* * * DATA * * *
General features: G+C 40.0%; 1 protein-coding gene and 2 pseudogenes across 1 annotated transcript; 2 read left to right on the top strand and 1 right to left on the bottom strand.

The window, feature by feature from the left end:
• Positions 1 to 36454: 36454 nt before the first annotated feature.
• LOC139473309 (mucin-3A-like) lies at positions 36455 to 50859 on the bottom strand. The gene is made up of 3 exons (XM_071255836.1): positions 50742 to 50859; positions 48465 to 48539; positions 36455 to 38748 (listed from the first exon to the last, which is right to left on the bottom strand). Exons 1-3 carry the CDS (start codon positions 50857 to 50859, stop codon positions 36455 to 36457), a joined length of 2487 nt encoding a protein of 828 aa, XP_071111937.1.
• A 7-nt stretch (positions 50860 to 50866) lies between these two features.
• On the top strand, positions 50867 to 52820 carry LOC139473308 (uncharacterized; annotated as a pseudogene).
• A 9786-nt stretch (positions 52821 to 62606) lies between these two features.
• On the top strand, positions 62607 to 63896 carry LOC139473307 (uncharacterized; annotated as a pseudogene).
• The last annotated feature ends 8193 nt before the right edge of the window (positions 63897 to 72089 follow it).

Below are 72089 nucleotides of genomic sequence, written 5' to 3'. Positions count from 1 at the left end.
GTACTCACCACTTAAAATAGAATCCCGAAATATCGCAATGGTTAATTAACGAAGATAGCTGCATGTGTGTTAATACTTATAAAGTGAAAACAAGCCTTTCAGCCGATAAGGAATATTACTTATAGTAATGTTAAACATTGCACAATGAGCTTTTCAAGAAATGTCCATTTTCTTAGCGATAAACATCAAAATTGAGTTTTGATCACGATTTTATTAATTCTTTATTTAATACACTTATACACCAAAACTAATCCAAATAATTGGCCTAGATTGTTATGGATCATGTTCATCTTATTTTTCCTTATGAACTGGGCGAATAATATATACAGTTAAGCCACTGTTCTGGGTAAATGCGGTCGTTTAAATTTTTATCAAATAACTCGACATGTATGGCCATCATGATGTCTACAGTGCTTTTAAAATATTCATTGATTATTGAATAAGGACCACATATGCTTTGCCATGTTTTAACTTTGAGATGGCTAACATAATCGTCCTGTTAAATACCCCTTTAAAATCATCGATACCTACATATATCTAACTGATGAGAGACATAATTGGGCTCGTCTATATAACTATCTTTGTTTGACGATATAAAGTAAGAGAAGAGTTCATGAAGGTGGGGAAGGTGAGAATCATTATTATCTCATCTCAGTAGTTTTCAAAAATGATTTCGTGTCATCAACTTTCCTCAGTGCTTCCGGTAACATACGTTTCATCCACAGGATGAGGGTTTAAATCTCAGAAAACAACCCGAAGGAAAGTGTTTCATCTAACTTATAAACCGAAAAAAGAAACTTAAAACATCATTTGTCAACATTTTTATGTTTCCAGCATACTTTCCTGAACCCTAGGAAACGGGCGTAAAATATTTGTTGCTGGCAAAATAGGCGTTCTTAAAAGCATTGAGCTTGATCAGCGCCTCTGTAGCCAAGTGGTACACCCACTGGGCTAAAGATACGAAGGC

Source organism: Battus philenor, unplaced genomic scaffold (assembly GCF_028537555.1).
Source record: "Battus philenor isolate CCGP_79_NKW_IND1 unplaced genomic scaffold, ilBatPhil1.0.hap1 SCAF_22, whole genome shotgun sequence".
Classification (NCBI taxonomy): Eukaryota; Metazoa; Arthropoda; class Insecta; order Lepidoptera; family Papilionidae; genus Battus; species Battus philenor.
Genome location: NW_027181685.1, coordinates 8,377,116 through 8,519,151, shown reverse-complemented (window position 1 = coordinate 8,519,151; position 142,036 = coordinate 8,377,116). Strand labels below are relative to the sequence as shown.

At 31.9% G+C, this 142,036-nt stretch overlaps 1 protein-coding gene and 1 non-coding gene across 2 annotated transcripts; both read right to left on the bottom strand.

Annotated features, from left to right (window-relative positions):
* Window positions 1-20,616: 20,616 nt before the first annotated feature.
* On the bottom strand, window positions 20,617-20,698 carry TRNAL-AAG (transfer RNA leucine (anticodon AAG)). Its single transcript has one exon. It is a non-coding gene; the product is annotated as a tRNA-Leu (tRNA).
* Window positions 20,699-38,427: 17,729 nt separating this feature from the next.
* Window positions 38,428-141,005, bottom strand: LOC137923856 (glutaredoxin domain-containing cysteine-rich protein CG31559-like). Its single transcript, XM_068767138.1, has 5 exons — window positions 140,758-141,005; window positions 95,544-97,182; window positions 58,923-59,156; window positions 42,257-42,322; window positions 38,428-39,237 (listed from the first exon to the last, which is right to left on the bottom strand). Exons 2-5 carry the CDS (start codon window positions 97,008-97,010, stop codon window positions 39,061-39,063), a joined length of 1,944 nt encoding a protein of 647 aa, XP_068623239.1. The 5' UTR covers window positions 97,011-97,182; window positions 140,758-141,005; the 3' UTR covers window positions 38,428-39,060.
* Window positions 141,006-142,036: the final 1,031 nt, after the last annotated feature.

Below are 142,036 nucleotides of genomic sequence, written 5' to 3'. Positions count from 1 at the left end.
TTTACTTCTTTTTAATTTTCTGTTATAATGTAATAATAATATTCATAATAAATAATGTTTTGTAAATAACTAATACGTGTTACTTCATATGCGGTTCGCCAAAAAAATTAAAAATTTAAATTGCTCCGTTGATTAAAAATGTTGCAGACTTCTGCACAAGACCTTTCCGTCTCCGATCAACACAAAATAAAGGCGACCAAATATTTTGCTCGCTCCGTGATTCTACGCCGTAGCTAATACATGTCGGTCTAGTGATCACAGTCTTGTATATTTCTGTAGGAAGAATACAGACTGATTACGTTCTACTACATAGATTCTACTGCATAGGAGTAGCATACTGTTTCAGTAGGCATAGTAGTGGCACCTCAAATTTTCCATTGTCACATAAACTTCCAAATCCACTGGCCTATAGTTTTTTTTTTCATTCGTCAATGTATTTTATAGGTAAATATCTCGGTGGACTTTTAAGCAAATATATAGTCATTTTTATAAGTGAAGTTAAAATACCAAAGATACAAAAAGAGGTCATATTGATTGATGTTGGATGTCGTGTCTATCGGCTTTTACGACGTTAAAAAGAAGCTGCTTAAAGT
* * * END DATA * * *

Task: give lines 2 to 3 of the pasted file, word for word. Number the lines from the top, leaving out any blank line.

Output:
The window, feature by feature from the left end:
• Positions 1 to 36454: 36454 nt before the first annotated feature.